Colombia, ethnobotany, and America’s decline: An interview with Wade Davis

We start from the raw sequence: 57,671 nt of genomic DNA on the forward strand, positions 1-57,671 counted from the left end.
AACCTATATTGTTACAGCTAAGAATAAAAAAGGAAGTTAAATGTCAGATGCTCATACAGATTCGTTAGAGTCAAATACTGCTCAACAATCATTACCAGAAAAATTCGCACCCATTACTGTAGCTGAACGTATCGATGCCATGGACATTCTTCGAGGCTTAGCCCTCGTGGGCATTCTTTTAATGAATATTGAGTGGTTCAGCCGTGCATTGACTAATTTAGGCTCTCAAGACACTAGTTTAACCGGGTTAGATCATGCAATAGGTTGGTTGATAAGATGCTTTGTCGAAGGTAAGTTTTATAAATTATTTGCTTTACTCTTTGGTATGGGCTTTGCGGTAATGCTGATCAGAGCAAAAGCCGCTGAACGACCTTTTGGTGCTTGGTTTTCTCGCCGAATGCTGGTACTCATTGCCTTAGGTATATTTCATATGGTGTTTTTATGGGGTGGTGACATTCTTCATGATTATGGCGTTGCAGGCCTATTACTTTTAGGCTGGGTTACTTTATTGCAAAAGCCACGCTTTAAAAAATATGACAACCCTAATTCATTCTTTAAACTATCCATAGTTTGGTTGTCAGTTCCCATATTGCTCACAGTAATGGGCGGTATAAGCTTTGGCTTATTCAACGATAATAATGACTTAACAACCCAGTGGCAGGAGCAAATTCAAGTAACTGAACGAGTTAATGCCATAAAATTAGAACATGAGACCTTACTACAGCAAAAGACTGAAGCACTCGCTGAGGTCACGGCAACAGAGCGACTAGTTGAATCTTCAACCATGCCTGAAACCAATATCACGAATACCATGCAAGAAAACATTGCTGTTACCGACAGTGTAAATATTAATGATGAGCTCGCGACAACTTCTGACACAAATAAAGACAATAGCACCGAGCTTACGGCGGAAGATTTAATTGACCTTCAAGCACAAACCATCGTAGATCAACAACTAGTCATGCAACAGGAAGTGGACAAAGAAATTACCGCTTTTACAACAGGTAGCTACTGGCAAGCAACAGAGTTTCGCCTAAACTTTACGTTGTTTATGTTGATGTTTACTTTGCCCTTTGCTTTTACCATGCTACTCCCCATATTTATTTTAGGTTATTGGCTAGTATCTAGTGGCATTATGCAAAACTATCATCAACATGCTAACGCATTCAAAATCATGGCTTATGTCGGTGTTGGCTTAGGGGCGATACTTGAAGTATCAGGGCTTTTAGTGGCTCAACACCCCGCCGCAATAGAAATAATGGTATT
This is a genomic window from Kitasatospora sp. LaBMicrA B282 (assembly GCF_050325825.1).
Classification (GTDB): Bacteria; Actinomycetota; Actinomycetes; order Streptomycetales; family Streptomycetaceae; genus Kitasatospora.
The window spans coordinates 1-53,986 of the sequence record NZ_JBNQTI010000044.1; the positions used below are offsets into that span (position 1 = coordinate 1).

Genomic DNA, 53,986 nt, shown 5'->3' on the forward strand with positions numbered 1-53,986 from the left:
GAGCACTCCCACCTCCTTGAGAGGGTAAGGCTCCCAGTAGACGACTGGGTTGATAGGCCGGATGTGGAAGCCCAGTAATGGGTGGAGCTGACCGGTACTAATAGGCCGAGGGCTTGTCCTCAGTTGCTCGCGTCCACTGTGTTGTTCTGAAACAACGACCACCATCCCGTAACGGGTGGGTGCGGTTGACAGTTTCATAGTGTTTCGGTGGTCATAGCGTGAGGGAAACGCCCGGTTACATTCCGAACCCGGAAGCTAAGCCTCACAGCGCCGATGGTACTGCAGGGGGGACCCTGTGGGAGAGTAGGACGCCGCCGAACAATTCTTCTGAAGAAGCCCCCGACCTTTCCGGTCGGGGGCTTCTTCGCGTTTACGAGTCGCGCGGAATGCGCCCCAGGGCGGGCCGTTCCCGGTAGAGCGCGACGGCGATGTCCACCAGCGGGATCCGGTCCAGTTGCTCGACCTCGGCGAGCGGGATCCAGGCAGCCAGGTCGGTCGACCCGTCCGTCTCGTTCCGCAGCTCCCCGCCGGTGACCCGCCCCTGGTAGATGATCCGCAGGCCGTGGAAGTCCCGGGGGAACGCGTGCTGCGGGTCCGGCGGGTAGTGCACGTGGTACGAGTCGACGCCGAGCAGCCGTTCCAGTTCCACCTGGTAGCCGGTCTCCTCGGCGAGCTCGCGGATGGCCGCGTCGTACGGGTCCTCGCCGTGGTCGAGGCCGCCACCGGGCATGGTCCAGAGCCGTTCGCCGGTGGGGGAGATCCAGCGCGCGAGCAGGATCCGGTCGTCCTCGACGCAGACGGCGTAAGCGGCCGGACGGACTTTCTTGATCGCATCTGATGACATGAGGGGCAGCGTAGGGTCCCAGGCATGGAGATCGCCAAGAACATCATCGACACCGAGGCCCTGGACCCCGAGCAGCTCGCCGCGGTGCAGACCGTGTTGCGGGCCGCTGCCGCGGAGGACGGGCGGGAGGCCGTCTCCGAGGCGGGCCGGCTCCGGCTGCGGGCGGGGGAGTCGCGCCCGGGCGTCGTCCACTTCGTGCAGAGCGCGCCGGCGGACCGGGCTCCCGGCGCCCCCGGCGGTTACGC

Wade Davis is a celebrated anthropologist, ethnobotanist, photographer, and author who has written thought-provoking accounts of indigenous cultures around the world. These have ranged from The Serpent and the Rainbow about the “zombies” in Haitian vodoun religion to One River about the explorations of famed ethnobotanist Richard Evan Schultes who studied the remarkable knowledge of traditional shamans in the Amazon. Through his writing, Davis has documented the disappearance of indigenous languages and cultures, the loss of which is outpacing the destruction of the world’s rainforests. Davis’s newest book, Magdalena: River of Dreams: A Story of Colombia, traces the path of the Magdalena River as a vehicle to tell the story of Colombia, including the nation’s tumultuous recent past, the tenuous peace of its present, and its future promise. Colombia holds a special place for Davis: it trails only Brazil in terms of biodiversity, is geographically and culturally diverse, and has gone to great lengths to recognize indigenous rights and protect its forests. His writing about the country — especially One River — prompted Colombia’s former president Juan Manuel Santos to grant him honorary citizenship in 2018. Davis’s research into Colombia, indigenous cultures, and other societies has given him an unusually broad perspective with which to evaluate recent developments in the United States, which he compared to a collapsing empire in a commentary he authored in August for Rolling Stone. “In a dark season of pestilence, COVID has reduced to tatters the illusion of American exceptionalism,” he wrote. “COVID-19 didn’t lay…This article was originally published on Mongabay
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